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I have an original 1970s tender drive 9F as well as the recent Railroad offering and several more Bachmann ones. What I don't have are any first radius curves to test them on but as the RR version uses a modified version of the original's chassis it should stand a good chance of traversing them. Other than very much finer wheels and motion the cylinders are indeed mounted significantly further outboard than they should be; with the finer motion components this should give more clearance than the original. Note that the original loco was unpowered and so the wheels/motion could be assembled to give much lateral play. The RR version, being loco drive and therefore needing a motor to engage with the (rearmost, i think) wheelset, doesn't have quite as much slop as the 70s one. Mine runs fantastically well - better than any of my 3 Bachmann ones - for which I could have bought 6 Railroad versions!!! If only it had been available then ...! The RR A4 is another superb engine and runs as well as the full price super detail versions.
 
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Hi,

Has anyone tried the body of the china made, tender drive Evening Star on a railroad chassis ? I would like to swap my detailed Evening star body on to one of the newer loco drive chassis, and then maybe cobble together an unpowered loco and tender using the railroad body to use as siding fodder or for double heading.
 

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Almost immediately the loco drive Evening Star came out, somewhere on line a poster said that a body swap between a China made tender drive 9F and the new loco drive 9F was simply a matter of undoing the securing screws, and exchanging the bodies.
 

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Discussion Starter · #9 ·
I have an original 1970s tender drive 9F as well as the recent Railroad offering and several more Bachmann ones. What I don't have are any first radius curves to test them on but as the RR version uses a modified version of the original's chassis it should stand a good chance of traversing them. Other than very much finer wheels and motion the cylinders are indeed mounted significantly further outboard than they should be; with the finer motion components this should give more clearance than the original. Note that the original loco was unpowered and so the wheels/motion could be assembled to give much lateral play. The RR version, being loco drive and therefore needing a motor to engage with the (rearmost, i think) wheelset, doesn't have quite as much slop as the 70s one. Mine runs fantastically well - better than any of my 3 Bachmann ones - for which I could have bought 6 Railroad versions!!! If only it had been available then ...! The RR A4 is another superb engine and runs as well as the full price super detail versions.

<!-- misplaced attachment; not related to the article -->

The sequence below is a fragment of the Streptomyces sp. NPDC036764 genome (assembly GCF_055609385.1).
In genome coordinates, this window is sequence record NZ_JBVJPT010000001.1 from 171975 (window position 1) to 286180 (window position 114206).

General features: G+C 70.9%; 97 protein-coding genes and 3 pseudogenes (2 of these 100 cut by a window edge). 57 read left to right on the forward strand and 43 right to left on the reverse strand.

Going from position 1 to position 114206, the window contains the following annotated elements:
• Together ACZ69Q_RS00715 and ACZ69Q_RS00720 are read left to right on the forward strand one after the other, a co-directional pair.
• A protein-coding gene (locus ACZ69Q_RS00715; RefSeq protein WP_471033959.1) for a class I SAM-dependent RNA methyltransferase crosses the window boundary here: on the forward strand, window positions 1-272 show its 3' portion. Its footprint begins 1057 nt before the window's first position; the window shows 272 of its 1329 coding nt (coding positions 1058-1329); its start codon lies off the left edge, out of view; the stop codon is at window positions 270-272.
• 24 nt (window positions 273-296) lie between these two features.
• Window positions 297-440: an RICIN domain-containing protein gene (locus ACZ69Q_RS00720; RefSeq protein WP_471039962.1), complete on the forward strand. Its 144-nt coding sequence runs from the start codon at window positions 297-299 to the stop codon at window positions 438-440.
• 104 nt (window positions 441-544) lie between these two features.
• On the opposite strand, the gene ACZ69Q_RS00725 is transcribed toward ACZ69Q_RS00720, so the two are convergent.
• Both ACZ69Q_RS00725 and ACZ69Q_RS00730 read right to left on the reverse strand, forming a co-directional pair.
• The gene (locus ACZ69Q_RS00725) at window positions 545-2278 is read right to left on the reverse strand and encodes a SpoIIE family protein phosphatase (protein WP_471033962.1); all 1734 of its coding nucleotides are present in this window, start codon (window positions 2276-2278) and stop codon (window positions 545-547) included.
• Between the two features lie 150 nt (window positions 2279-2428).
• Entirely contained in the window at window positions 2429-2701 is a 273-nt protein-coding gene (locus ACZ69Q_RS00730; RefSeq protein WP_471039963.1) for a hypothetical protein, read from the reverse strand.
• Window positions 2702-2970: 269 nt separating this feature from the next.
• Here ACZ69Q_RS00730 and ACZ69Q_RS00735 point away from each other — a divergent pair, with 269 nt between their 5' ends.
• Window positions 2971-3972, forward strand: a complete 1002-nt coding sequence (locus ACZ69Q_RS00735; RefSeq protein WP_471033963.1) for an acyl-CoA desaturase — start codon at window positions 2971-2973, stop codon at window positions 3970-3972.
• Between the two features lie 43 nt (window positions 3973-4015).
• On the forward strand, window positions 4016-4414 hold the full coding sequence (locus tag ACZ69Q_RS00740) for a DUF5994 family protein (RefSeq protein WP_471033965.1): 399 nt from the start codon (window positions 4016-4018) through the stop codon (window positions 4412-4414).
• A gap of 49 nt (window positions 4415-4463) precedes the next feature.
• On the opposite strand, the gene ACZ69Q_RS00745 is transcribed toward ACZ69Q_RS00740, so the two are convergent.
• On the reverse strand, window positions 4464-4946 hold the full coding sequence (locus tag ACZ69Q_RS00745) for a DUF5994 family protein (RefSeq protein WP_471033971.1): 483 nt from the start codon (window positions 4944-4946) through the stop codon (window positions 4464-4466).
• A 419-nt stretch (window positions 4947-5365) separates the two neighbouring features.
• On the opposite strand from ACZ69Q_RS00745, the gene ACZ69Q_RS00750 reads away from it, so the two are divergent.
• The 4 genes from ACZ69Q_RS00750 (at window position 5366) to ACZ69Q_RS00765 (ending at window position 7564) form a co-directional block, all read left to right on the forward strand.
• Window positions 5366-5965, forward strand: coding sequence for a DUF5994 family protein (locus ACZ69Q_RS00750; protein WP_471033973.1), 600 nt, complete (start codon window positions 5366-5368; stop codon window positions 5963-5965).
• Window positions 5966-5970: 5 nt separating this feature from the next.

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Thanks -- this is encouraging, especially that the RR version runs very well & smoothly! Yes, the A4 is tempting too. Rob
 
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Thanks 34C,

I will have to pre-order the black version I think, swap the bodies and then my Evening Star might be able to pull more than its own weight !!
And a black body on a non-powered chassis will give me something to practice my weathering on.
 

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I'd be tempted to wait and see before ordering. The Railroad Caledonian Pug may be based on the old model, but it is less detailed than mine ( no 'handrails' in particular!) and the 9F could turn out to be similar. I'm tempted by the Black 5 but will wait until more pictures of it are available (being in France it's the only way I can judge...)
 

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My 9f is almost 20 years old, Hornby tender drive, runs fantastically well and will pull anything. I have 1 or 2 very tight curves and it never derails. I have never had a problem with this locomotive and is far more reliable and robust then my Bachmann locos.
 

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Discussion Starter · #13 ·
Thanks for the ongoing feedback. Interesting re the 20-year-old 9F. Some of the older locos are quite robust and can haul a lot (I have several older Hornby ones and 4 Hornby Dublo locos). Rob